Hebrew University Adopts Green Investment Model

Campus environmental activists respond with more demands, such as cutting investment in fossil fuels

Nir Hasson
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Activists at a protest on climate change in Tel Aviv last week.
Activists at a protest on climate change in Tel Aviv, September 2019. Credit: Meital Shefer/Extinction Rebellion Israel
Nir Hasson

The Hebrew University of Jerusalem announced it is joining the global trend of schools rerouting their investments to green causes and socially responsible companies.

On Sunday, the university revealed its adoption of the Environmental, Social and Governance (ESG) investments model, which lays down rules for investments that factor in environmental and social impact, and corporation governance. The university undertook “to consider” shifting its investments toward green energy and companies that safeguard workers’ rights.

The universities of Harvard and Stanford have taken similar steps but Hebrew University is the first Israeli university to do so. In its statement, the university said that it would invest $2.5 million in Impact Bridges, a fund targeting solutions technology.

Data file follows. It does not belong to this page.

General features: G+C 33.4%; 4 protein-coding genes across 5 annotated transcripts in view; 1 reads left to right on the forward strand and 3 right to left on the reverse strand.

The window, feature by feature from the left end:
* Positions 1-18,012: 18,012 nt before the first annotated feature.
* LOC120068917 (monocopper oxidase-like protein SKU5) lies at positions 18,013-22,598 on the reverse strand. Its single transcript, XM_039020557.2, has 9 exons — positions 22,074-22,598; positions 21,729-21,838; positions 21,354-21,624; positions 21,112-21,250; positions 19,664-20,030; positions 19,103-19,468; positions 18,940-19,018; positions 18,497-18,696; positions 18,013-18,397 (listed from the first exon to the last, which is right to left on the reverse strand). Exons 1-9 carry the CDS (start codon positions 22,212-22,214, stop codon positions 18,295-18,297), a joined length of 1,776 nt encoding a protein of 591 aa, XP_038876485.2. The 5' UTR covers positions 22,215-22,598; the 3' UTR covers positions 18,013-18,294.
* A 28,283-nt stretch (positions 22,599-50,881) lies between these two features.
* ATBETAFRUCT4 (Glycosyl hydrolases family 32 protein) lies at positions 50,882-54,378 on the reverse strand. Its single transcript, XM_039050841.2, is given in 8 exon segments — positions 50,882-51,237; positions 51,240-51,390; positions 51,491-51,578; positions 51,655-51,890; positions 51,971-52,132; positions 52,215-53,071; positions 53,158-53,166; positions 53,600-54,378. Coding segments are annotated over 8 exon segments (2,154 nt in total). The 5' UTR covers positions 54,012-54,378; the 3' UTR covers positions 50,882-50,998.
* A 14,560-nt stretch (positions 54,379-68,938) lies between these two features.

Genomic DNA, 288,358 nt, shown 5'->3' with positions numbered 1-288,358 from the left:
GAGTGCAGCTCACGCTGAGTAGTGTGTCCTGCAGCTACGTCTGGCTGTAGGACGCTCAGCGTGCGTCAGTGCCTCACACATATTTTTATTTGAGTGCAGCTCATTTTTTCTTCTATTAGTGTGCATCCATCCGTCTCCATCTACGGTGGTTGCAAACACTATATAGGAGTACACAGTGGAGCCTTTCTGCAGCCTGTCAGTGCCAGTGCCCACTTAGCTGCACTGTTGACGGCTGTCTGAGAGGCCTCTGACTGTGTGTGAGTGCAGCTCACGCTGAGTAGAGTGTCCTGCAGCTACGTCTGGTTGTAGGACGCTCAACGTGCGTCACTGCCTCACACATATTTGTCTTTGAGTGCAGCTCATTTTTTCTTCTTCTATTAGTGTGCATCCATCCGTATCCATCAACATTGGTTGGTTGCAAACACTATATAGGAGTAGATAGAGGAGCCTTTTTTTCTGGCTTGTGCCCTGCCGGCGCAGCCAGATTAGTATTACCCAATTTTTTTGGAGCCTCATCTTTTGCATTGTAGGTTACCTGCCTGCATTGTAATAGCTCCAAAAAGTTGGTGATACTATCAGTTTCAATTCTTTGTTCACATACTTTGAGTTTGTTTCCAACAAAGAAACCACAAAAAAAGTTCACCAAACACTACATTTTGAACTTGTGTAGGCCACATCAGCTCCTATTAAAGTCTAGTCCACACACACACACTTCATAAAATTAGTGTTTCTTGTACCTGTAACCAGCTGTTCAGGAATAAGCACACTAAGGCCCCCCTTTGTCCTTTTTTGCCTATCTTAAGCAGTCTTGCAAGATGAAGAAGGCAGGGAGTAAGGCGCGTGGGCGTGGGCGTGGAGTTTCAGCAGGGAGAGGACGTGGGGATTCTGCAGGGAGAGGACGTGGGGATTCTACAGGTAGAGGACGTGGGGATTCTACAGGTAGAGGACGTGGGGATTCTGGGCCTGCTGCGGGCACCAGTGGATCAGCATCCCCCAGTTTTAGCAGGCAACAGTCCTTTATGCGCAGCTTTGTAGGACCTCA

The student organization Green Trend said it has been pressing the university management for years about this issue, and that this decision is just a first step in the right direction.

“It is good to see the Hebrew University deciding to add environmental and social impact to its financial considerations,” said Miriam Frank, who has been advocating for the university to change its investments policy. However, she noted that the interpretation of ESG principles can be very broad and urged the university to take further steps, such as eschewing investment in fossil fuels.